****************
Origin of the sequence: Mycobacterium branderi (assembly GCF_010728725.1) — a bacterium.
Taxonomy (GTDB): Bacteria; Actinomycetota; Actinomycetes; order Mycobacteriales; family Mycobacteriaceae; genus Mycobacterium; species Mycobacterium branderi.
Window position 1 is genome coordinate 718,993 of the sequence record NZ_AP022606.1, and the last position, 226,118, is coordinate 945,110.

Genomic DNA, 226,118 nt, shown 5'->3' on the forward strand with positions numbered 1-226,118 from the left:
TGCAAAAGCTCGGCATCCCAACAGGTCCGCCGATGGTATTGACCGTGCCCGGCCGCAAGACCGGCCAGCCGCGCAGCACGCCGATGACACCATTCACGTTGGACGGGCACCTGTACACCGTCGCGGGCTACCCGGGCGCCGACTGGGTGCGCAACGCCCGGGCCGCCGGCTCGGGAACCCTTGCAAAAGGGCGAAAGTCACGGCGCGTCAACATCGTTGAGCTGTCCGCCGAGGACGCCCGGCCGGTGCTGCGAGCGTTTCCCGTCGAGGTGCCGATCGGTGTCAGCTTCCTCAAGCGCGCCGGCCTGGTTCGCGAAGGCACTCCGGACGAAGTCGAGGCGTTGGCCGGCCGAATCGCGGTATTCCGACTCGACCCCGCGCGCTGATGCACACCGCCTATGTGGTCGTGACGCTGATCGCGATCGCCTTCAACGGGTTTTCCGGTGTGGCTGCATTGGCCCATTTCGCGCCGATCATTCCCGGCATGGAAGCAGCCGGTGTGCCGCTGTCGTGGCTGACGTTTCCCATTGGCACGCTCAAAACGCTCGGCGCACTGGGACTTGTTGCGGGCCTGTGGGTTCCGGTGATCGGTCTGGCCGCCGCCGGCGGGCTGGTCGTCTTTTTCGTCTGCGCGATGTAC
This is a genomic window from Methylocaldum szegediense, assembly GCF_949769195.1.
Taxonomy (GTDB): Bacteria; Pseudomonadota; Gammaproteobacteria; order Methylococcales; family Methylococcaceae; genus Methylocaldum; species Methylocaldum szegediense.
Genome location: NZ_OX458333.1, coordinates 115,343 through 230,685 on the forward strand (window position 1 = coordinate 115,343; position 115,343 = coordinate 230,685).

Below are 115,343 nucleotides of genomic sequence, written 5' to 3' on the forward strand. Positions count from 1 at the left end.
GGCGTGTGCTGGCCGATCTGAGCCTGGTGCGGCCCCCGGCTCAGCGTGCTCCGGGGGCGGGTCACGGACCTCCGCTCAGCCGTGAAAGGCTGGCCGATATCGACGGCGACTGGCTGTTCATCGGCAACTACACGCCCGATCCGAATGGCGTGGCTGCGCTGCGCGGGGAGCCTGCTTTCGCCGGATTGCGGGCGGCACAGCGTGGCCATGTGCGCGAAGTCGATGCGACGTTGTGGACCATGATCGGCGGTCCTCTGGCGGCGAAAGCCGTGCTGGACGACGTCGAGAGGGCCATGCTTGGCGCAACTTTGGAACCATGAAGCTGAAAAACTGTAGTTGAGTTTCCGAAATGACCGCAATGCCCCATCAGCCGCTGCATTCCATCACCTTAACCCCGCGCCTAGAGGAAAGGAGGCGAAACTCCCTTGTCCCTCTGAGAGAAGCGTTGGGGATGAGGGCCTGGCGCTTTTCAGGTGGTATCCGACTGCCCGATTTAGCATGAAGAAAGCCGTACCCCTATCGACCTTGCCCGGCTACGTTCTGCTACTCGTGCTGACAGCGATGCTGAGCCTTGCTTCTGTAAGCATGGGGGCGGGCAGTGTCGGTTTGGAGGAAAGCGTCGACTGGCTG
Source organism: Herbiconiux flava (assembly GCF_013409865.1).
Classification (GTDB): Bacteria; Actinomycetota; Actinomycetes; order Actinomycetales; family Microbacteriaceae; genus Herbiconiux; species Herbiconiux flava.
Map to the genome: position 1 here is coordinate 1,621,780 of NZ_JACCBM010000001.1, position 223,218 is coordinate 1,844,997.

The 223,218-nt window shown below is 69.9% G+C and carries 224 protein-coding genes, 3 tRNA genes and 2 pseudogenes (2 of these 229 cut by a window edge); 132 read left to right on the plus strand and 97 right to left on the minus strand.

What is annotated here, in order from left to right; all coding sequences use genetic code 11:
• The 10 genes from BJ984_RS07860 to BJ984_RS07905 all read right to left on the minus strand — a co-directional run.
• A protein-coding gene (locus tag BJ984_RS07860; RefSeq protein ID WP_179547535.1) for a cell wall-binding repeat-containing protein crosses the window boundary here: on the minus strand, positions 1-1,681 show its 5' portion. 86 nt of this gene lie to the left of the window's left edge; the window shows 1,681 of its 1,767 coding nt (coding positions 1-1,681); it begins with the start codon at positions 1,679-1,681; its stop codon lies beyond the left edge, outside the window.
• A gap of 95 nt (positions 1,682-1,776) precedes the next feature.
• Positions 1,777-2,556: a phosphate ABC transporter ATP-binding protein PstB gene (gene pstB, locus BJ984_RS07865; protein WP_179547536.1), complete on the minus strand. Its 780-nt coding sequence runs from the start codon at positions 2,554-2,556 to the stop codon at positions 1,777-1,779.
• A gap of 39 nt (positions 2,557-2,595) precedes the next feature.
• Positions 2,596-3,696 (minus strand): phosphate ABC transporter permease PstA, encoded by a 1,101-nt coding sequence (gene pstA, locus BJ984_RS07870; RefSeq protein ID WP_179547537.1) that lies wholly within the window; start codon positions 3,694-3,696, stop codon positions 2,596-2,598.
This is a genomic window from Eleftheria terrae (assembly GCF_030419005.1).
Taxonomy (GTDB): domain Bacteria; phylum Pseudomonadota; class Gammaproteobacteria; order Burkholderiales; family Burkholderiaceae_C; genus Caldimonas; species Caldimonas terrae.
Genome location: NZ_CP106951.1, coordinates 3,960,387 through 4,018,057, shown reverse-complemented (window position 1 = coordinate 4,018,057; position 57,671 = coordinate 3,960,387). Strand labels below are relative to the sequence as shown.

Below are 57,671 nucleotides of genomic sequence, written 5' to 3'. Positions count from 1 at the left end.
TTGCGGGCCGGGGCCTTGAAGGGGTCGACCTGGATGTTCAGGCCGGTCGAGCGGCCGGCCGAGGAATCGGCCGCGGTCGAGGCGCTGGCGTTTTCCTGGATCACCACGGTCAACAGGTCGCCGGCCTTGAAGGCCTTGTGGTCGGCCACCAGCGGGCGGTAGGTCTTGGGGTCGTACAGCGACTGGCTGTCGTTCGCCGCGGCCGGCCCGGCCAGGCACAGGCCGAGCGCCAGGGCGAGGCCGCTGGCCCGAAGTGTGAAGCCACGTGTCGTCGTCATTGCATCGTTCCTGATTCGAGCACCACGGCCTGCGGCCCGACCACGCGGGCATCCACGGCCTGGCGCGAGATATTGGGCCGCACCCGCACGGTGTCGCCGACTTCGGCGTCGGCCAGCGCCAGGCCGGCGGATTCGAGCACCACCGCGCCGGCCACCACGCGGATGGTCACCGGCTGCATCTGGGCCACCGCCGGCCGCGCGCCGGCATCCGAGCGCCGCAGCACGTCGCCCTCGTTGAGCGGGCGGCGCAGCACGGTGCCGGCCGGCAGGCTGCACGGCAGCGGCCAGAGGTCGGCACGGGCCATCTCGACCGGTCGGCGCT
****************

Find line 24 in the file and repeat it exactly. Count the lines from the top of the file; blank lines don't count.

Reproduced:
Genome location: NZ_CP106951.1, coordinates 3,960,387 through 4,018,057, shown reverse-complemented (window position 1 = coordinate 4,018,057; position 57,671 = coordinate 3,960,387). Strand labels below are relative to the sequence as shown.